“The nuclear program will only stop by diplomatic agreement or military action,” he said Tuesday in a speech from the Senate floor. “This deal takes a nuclear weapons program that was on the verge of success and disables it for many years.”
“Unless there is an unexpected change in the conditions and facts before the vote is called in September, I will support the nuclear agreement between Iran and the P5+1.”
“Since the P5+1 began negotiations with Iran, it has pursued the singular objective of preventing Iran from obtaining a nuclear weapon. I approached my review of the Joint Comprehensive Plan of Action with the same goal in mind and have determined that it if enacted it will make significant progress toward degrading Iran’s nuclear capabilities. I support this agreement because after decades of dangerous provocation, I believe it is clear that a nuclear Iran would pose a threat to the United States and its allies, destabilize the Middle East, and stoke armed conflict. This agreement shuts down all pathways to a bomb and is a responsible way to ensure Iran never becomes a nuclear power.”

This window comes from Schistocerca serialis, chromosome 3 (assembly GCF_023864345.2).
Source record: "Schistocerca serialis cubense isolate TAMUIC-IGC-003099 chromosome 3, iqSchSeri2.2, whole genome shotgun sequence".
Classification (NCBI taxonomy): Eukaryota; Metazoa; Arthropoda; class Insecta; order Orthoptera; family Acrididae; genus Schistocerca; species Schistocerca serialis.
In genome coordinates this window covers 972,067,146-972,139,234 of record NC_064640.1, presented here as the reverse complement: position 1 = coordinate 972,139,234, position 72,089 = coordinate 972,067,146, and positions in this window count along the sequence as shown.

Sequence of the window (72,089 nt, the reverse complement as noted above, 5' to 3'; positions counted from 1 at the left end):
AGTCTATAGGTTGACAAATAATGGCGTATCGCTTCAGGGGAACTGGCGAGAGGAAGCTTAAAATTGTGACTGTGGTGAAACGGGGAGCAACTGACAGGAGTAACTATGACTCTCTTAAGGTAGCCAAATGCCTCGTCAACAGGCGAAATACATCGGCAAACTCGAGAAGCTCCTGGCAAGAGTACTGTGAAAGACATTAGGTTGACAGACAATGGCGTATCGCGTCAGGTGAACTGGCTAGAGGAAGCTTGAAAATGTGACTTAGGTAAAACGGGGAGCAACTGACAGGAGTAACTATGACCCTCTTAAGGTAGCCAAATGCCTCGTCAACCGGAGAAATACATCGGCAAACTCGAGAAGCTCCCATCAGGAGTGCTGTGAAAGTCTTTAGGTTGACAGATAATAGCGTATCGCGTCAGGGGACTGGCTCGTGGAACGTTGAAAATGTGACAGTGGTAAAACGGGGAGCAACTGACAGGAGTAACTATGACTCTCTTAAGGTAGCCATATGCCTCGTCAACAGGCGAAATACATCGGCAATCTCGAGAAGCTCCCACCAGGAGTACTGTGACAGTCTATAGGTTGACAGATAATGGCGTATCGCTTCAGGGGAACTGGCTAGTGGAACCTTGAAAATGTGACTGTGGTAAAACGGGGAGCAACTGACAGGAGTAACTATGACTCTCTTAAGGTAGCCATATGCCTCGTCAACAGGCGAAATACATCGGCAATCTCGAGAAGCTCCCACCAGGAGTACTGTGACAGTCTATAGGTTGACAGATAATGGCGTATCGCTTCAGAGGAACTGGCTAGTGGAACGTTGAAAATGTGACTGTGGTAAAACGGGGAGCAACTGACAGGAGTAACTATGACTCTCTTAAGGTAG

“Since the announcement of the historic Iran deal, I’ve had the chance to carefully review the proposed plan and consult with members of the Obama Administration and numerous independent experts. What’s clear is that ensuring Iran does not obtain a nuclear weapon is paramount to the safety and security of the Middle East and the global community. Decades of sanctions have not prevented Iran from pursuing nuclear capabilities, but with this diplomatic agreement I firmly believe we now have the opportunity to verifiably prevent a nuclear Iran by supporting and implementing this deal.”
August 3, 2015
“In the face of a legitimate threat of immense magnitude from a nuclear-capable Iran, I believe this agreement is the right path forward. My decision is not based on trusting Iran. To the contrary, the regime has a long list of offenses that I deeply object to, but there must be a mechanism in place to keep them from becoming a nuclear power. Nor would I suggest the agreement is perfect. But, in my view, to reject it would be a grave mistake for the United States, a repudiation of our allies in the effort, a danger to Israel, and further deterioration in the Middle East.”